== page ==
The Relationship of Urinary Metabolites of Carbaryl/Naphthalene and Chlorpyrifos with Human Semen Quality
Meeker, John D.
Barr, Dana B.
Bennett, Deborah H.
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CitationMeeker, John D., Louise Ryan, Dana B. Barr, Robert F. Herrick, Deborah H. Bennett, Roberto Bravo, and Russ Hauser. 2004. The relationship of urinary metabolites of Carbaryl/Naphthalene and Chlorpyrifos with human semen quality. Environmental Health Perspectives 112(17): 1665-1670.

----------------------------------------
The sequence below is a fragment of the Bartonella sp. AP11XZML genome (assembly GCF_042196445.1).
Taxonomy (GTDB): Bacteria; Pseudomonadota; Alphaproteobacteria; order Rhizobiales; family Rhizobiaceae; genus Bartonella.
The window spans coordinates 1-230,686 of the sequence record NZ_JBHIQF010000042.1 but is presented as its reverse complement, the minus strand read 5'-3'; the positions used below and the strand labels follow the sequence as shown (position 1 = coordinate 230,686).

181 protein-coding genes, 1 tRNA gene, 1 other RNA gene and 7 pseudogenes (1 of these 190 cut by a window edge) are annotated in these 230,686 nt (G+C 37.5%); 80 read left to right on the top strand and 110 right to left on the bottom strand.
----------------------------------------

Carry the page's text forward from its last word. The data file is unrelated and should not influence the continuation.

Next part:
AbstractMost of the general population is exposed to carbaryl and other contemporary-use insecticides at low levels. Studies of laboratory animals, in addition to limited human data, show an association between carbaryl exposure and decreased semen quality. In the present study we explored whether environmental exposures to 1-naphthol (1N), a metabolite of carbaryl and naphthalene, and 3,5,6-trichloro-2-pyridinol (TCPY), a metabolite of chlorpyrifos and chlorpyrifos-methyl, are associated with decreased semen quality in humans. Subjects (n = 272) were recruited through a Massachusetts infertility clinic. Individual exposures were measured as spot urinary concentrations of 1N and TCPY adjusted using specific gravity. Semen quality was assessed as sperm concentration, percent motile sperm, and percent sperm with normal morphology, along with sperm motion parameters (straight-line velocity, curvilinear velocity, and linearity). Median TCPY and 1N concentrations were 3.22 and 3.19 μg/L, respectively. For increasing 1N tertiles, adjusted odds ratios (ORs) were significantly elevated for below-reference sperm concentration (OR for low, medium, and high tertiles = 1.0, 4.2, 4.2, respectively; p-value for trend = 0.01) and percent motile sperm (1.0, 2.5, 2.4; p-value for trend = 0.01). The sperm motion parameter most strongly associated with 1N was straight-line velocity. There were suggestive, borderline-significant associations for TCPY with sperm concentration and motility, whereas sperm morphology was weakly and nonsignificantly associated with both TCPY and 1N. The observed associations between altered semen quality and 1N are consistent with previous studies of carbaryl exposure, although suggestive associations with TCPY are difficult to interpret because human and animal data are currently limited.
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